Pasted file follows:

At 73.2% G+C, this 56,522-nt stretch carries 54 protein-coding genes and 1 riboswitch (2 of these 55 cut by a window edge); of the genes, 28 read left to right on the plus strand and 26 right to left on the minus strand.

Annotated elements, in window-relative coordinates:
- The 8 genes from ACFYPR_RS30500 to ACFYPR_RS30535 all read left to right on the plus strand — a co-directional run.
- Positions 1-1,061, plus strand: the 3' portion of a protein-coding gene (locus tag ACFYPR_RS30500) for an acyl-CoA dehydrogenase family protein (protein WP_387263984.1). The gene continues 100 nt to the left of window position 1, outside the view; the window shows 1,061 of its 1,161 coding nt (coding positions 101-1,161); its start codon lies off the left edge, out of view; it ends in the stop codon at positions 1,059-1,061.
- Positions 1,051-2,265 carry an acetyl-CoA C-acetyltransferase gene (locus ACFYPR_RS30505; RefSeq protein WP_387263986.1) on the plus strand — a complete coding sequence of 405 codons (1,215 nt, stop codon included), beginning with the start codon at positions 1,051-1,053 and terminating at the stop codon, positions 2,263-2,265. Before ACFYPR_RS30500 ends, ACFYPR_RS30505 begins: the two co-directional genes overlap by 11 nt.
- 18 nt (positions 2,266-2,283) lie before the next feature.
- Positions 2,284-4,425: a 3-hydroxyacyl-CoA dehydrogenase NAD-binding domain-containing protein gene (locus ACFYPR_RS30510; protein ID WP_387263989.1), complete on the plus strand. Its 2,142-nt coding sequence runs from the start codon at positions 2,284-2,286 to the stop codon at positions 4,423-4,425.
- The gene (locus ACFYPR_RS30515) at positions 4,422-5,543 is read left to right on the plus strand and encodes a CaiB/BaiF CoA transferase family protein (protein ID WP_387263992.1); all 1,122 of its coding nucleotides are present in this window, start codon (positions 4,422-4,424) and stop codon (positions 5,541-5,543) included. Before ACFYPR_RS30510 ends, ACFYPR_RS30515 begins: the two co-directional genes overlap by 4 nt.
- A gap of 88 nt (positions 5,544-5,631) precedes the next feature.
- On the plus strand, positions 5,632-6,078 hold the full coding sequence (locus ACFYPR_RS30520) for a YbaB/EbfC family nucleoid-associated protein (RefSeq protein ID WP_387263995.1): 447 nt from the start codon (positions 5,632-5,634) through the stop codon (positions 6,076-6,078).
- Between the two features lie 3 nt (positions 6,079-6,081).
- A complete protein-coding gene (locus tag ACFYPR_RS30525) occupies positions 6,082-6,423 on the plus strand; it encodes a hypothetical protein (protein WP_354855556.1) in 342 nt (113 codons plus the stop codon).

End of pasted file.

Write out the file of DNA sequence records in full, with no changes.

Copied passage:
At 73.2% G+C, this 56,522-nt stretch carries 54 protein-coding genes and 1 riboswitch (2 of these 55 cut by a window edge); of the genes, 28 read left to right on the plus strand and 26 right to left on the minus strand.

Annotated elements, in window-relative coordinates:
- The 8 genes from ACFYPR_RS30500 to ACFYPR_RS30535 all read left to right on the plus strand — a co-directional run.
- Positions 1-1,061, plus strand: the 3' portion of a protein-coding gene (locus tag ACFYPR_RS30500) for an acyl-CoA dehydrogenase family protein (protein WP_387263984.1). The gene continues 100 nt to the left of window position 1, outside the view; the window shows 1,061 of its 1,161 coding nt (coding positions 101-1,161); its start codon lies off the left edge, out of view; it ends in the stop codon at positions 1,059-1,061.
- Positions 1,051-2,265 carry an acetyl-CoA C-acetyltransferase gene (locus ACFYPR_RS30505; RefSeq protein WP_387263986.1) on the plus strand — a complete coding sequence of 405 codons (1,215 nt, stop codon included), beginning with the start codon at positions 1,051-1,053 and terminating at the stop codon, positions 2,263-2,265. Before ACFYPR_RS30500 ends, ACFYPR_RS30505 begins: the two co-directional genes overlap by 11 nt.
- 18 nt (positions 2,266-2,283) lie before the next feature.
- Positions 2,284-4,425: a 3-hydroxyacyl-CoA dehydrogenase NAD-binding domain-containing protein gene (locus ACFYPR_RS30510; protein ID WP_387263989.1), complete on the plus strand. Its 2,142-nt coding sequence runs from the start codon at positions 2,284-2,286 to the stop codon at positions 4,423-4,425.
- The gene (locus ACFYPR_RS30515) at positions 4,422-5,543 is read left to right on the plus strand and encodes a CaiB/BaiF CoA transferase family protein (protein ID WP_387263992.1); all 1,122 of its coding nucleotides are present in this window, start codon (positions 4,422-4,424) and stop codon (positions 5,541-5,543) included. Before ACFYPR_RS30510 ends, ACFYPR_RS30515 begins: the two co-directional genes overlap by 4 nt.
- A gap of 88 nt (positions 5,544-5,631) precedes the next feature.
- On the plus strand, positions 5,632-6,078 hold the full coding sequence (locus ACFYPR_RS30520) for a YbaB/EbfC family nucleoid-associated protein (RefSeq protein ID WP_387263995.1): 447 nt from the start codon (positions 5,632-5,634) through the stop codon (positions 6,076-6,078).
- Between the two features lie 3 nt (positions 6,079-6,081).
- A complete protein-coding gene (locus tag ACFYPR_RS30525) occupies positions 6,082-6,423 on the plus strand; it encodes a hypothetical protein (protein WP_354855556.1) in 342 nt (113 codons plus the stop codon).